VMware Says the Next Time I Upgrade My Environment, I Wont Have to Restart My Systems Afterward

 
 
By Cameron Sturdevant  |  Posted 2012-09-11 Email Print this article Print
 
 
 
 
 
 
 


For my tests, I installed a completely new vSphere 5.1 infrastructure. I created new VMs and then installed the new version of VMware Tools on these systems. According to VMware, the next time I upgrade my environment, I won't have to restart my systems after upgrading the tools. This is a significant improvement, and I look forward to seeing this proved in action at the next release.

Another big addition to vSphere 5.1 is single sign-on. Technically, implementing VMware single sign-on (SSO) wasn't significantly more difficult than getting other SSO platforms up and running. All these systems require finicky integration with existing directories. And like many other VMware vSphere 5.1 components, IT mangers should spend far more time understanding how SSO can work in a vSphere environment and planning the policies around SSO and identity management than is spent actually implementing the functionality.  In my tests with a very small user data store, I was able to instantiate the SSO feature in a relatively short time. Once it was up and running, it was convenient to be able to move around my virtual infrastructure without having to repeatedly log in.

Little Guy

I used features that are available in the small and midsize business (SMB) vSphere Essentials Plus edition, including vSphere Replication and vShield Endpoint security. These features will likely appeal to organizations that have limited IT staff but would like an alternative to Microsoft Windows Server with Hyper-V. In particular, I used the vSphere Replication feature to move VMs within my test cluster without using my shared storage array. vSphere Replication provides "good enough" VM protection with a minimum 15-minute recovery point. Enterprise users or anyone needing iron-clad disaster recovery should consider vSphere Site Recovery Manager (reviewed here) in which replication can be nearly real-time, with a corresponding increase in equipment and license costs.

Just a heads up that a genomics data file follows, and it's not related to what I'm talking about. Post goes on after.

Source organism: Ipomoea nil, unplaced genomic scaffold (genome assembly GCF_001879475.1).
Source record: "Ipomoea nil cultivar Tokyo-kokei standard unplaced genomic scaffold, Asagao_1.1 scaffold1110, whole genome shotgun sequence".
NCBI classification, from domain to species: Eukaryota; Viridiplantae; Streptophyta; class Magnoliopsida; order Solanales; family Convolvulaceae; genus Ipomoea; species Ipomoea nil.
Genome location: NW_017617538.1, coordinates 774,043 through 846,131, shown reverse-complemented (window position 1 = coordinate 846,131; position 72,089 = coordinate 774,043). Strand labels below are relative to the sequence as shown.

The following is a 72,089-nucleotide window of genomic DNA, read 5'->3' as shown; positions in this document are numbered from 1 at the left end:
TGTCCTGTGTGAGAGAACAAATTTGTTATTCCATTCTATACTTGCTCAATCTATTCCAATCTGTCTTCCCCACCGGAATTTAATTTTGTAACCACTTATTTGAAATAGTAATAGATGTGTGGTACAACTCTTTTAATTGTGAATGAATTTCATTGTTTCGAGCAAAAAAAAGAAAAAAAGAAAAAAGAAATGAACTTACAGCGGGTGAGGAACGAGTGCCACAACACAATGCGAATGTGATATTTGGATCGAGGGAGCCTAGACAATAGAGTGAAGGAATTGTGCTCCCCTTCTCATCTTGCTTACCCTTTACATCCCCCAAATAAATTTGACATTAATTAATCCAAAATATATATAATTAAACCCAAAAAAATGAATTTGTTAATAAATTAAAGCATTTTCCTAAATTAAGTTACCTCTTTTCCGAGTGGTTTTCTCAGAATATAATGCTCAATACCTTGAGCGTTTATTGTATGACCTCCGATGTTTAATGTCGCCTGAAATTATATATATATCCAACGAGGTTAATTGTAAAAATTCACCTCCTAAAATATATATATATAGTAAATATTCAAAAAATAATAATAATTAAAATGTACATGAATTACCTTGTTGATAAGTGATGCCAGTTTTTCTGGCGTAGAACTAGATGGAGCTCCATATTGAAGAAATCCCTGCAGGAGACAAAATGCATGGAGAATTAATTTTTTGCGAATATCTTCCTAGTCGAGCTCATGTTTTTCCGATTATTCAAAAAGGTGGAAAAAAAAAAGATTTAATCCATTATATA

The vSphere Distributed Switch (VDS) got a real facelift in this version of vSphere 5.1. After setting up my test infrastructure, I was able to use the vSphere Web Client to back up my VDS, a new feature in 5.1. I was able to use the related rollback and recovery feature in this version of VDS to more confidently make changes to a working switch configuration. This was a real advantage in testing since I was able to more freely experiment with other new features, including using the SPAN port mirroring feature to try encapsulated SPAN and remote SPAN port to monitor my test network. For the same reason, IT managers will likely find it less nerve-wracking to make switch adjustments knowing that it is simple to restore to a known working state. 



 
 
 
 
Cameron Sturdevant Cameron Sturdevant is the executive editor of Enterprise Networking Planet. Prior to ENP, Cameron was technical analyst at PCWeek Labs, starting in 1997. Cameron finished up as the eWEEK Labs Technical Director in 2012. Before his extensive labs tenure Cameron paid his IT dues working in technical support and sales engineering at a software publishing firm . Cameron also spent two years with a database development firm, integrating applications with mainframe legacy programs. Cameron's areas of expertise include virtual and physical IT infrastructure, cloud computing, enterprise networking and mobility. In addition to reviews, Cameron has covered monolithic enterprise management systems throughout their lifecycles, providing the eWEEK reader with all-important history and context. Cameron takes special care in cultivating his IT manager contacts, to ensure that his analysis is grounded in real-world concern. Follow Cameron on Twitter at csturdevant, or reach him by email at cameron.sturdevant@quinstreet.com.
 
 
 
 
 
 
 

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